Not that anyone living in the reality-based world needed more convincing, but the recent indictment of 12 Russian intelligence officials charged with interfering in the 2016 election, and President Trump's apparent alliance with Russian President Vladimir Putin in denying the hacks, underscores the seriousness of this attack on the United States' democracy.

Prior to the indictment, the Republican-led Senate Intelligence Committee said in May that the Russian government "conducted an unprecedented, coordinated cyber campaign against state election infrastructure."

Trump's willful blindness to the Russian cyberattacks means the U.S. remains vulnerable to interference in future elections.   All the more reason why states, including Pennsylvania, must move to protect our voting system from such attacks.

Pennsylvania is particularly susceptible to attack. Most voting machines in the state – including in Philadelphia – are old and do not provide a paper record to safeguard against fraud. After Texas, Pennsylvania has the most registered voters using machines with no paper trail, according to Verified Voting, a nonpartisan group promoting trustworthy voting systems. (New Jersey and Delaware voting machines also lack paper records.)

A former National Security Agency engineer said Pennsylvania is a ripe target since it is a battleground state. "If I was a 400-pound hacker, I would target Pennsylvania," said Ben Johnson, chief security strategist at Carbon Black, a cybersecurity firm, referencing Trump's ridiculous 2016 comment that the hackers could be someone "sitting on their bed that weighs 400 pounds."

In April, Gov. Wolf told county officials to replace their electronic voting machines with devices that leave a verifiable paper trail by the end of 2019. But the lack of funding to cover the estimated $125 million cost remains a roadblock.

Congress appropriated $380 million in March to bolster election security nationwide. But Pennsylvania's share of the funding was only $13.5 million.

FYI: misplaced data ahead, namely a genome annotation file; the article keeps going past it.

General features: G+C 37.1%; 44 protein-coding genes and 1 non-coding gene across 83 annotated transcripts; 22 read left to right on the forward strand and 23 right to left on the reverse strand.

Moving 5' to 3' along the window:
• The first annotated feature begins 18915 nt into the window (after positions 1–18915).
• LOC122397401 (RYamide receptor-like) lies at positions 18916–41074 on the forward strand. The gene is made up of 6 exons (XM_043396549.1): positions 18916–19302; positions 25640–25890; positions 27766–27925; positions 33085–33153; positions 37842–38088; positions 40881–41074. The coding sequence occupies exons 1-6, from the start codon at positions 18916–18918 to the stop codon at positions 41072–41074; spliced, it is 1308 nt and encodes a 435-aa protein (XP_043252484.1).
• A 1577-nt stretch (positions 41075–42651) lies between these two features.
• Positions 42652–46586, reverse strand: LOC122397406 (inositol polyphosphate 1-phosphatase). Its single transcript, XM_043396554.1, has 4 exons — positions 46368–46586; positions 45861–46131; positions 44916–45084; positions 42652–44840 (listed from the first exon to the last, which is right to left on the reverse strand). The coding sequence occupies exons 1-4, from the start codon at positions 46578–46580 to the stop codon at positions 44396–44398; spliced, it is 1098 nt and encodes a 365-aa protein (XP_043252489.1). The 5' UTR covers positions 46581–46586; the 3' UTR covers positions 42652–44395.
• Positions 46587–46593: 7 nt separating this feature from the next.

Homeland Security officials said Pennsylvania was one of 21 states targeted by Russian hackers before the 2016 election. Hackers succeeded in breaching the system in Illinois, but there was no evidence the vote tallies were altered.

Securing our voting system is not a partisan issue. Indeed, concerns about Pennsylvania's voting machines predate the Russian election interference.

In 2006, a coalition of concerned voters filed a lawsuit challenging the lack of a paper record. But nine years later, the Pennsylvania Supreme Court ruled in favor of the paperless voting machines, allowing the vulnerable devices to remain in use.

In 2006, a team of computer experts at the National Institute of Standards and Technology could not verify the accuracy of votes cast on paperless touch-screen machines.

In 2015,  Mayor Michael Nutter allocated $22 million to replace the voting machines in Philadelphia. At the time, City Council President Darrell Clarke said he was "not feeling" the funding request.

At least one state has moved quickly to upgrade its outmoded voting machines. Last September, Virginia banned the use of the paperless voting machines and ordered ones that provide a paper record by this November.  Pennsylvania and other states need to act with the same urgency.

The external threat from Russia shouldn't be diminished, but the biggest danger to our democracy is our own civic indifference to ensuring that voting systems are effective in making every vote count, and every election outcome valid.